In physics, we say that a body has acceleration when there is a change in the velocity vector, either in magnitude or direction, which we already saw in the section dedicated to the concept of acceleration. In this section, we are going to study the instantaneous acceleration, which represents the variation of velocity taking place at a specific time.

## Instantaneous acceleration

The instantaneous acceleration of a body is the acceleration the body has at a particular time, at a specific point of its trajectory. To define the concept of instantaneous acceleration with precision we must begin with the average acceleration in an interval and make it infinitely small ($∆t\to 0$ ). This process is similar to the one we followed to calculate instantaneous velocity from average velocity.

The instantaneous acceleration, or simply acceleration, is defined as the limit of the average acceleration when the interval of time considered approaches 0. It is also defined in a similar manner as the derivative of velocity with respect to time. It is given by the expression:

where:

• $\stackrel{\to }{a}$ : Acceleration of the body
• ${\stackrel{\to }{a}}_{a}$ : Average acceleration vector
• $∆\stackrel{\to }{v}$ : Velocity variation vector
•  : Interval of time that approaches zero, that is, an infinitely small interval

Acceleration is a vector magnitude. The dimensional equation of the instantaneous acceleration is [a] = [L][T]-2 and therefore, its unit of measurement in the International System (S.I.) is the meter per second squared [m/s2].

You can find the acceleration vector expressed by its Cartesian components, thus:

• acceleration vector in 3-dimensional Cartesian coordinates:

$\stackrel{\to }{a}={a}_{x}\stackrel{\to }{i}+{a}_{y}\stackrel{\to }{j}+{a}_{z}\stackrel{\to }{j}=\left(\underset{∆t\to 0}{\mathrm{lim}}\frac{∆{v}_{x}}{∆t}\right)\stackrel{\to }{i}+\left(\underset{∆t\to 0}{\mathrm{lim}}\frac{∆{v}_{y}}{∆t}\right)\stackrel{\to }{j}+\left(\underset{∆t\to 0}{\mathrm{lim}}\frac{∆{v}_{z}}{∆t}\right)\stackrel{\to }{j}=\frac{d{v}_{x}}{dt}\stackrel{\to }{i}+\frac{d{v}_{y}}{dt}\stackrel{\to }{j}+\frac{d{v}_{x}}{dt}\stackrel{\to }{j}$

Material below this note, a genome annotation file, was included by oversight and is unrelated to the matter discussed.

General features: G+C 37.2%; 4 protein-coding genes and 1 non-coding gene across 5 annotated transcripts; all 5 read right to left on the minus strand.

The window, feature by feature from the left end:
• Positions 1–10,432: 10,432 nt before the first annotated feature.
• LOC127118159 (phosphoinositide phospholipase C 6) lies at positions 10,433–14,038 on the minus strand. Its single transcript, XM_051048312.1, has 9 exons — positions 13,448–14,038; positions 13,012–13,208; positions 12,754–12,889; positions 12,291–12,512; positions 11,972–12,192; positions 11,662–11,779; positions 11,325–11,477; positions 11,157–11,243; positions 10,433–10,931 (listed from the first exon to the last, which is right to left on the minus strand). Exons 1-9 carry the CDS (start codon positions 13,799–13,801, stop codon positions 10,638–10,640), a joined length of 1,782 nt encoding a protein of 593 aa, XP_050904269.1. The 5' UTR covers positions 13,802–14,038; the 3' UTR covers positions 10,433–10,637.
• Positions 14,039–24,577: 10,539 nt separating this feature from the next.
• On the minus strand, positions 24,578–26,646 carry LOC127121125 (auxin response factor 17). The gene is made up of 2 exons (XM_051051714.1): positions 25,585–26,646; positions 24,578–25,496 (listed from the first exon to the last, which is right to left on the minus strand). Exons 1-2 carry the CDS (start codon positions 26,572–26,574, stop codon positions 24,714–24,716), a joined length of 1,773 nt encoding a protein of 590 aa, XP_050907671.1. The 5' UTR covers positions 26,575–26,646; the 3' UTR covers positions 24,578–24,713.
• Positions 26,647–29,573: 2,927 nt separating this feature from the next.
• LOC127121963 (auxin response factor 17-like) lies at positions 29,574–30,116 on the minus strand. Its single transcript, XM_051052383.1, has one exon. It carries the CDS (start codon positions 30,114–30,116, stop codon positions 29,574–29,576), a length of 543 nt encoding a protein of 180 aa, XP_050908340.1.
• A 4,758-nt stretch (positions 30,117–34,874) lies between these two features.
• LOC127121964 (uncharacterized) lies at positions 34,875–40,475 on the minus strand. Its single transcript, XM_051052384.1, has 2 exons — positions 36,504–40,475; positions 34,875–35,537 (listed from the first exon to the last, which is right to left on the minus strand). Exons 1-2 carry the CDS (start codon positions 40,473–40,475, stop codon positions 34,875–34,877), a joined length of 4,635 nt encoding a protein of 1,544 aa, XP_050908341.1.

• acceleration vector in 2-dimensional Cartesian coordinates:

$\stackrel{\to }{a}={a}_{x}\stackrel{\to }{i}+{a}_{y}\stackrel{\to }{j}=\left(\underset{∆t\to 0}{\mathrm{lim}}\frac{∆{v}_{x}}{∆t}\right)\stackrel{\to }{i}+\left(\underset{∆t\to 0}{\mathrm{lim}}\frac{∆{v}_{y}}{∆t}\right)\stackrel{\to }{j}=\frac{d{v}_{x}}{dt}\stackrel{\to }{i}+\frac{d{v}_{y}}{dt}\stackrel{\to }{j}$

As you can see, the instantaneous acceleration is a vector magnitude that satisfies the following:

• Its magnitude may be expressed:
• Using Cartesian coordinates in 3 dimensions:

$\left|\stackrel{\to }{a}\right|=\sqrt{{a}_{x}^{2}+{a}_{y}^{2}+{a}_{z}^{2}}$
• Using Cartesian coordinates in 2 dimensions:

$\left|\stackrel{\to }{a}\right|=\sqrt{{a}_{x}^{2}+{a}_{y}^{2}}$
• Its direction, in general, does not coincide with the velocity vector but it depends on the change experienced by it. Velocity vector and acceleration vector

Do not confuse the Cartesian components of the acceleration with the intrinsic components, which we will study in subsequent sections. The Cartesian components are, simply put, the decomposition of the acceleration vector in its corresponding components in the Cartesian axes. The intrinsic components result from the breaking down of the acceleration vector in the reference system intrinsic to the motion.

And finally, to point to you that, like with any other vector, you may occasionally find the acceleration vector written in terms of its magnitude. To do this simply multiply the magnitude of the acceleration vector by a unit vector with the same direction as $\stackrel{\to }{a}$  and that we will call ${\stackrel{\to }{u}}_{a}$  because it is the unit vector in the direction of the acceleration.

$\stackrel{\to }{a}=a\cdot {\stackrel{\to }{u}}_{a}$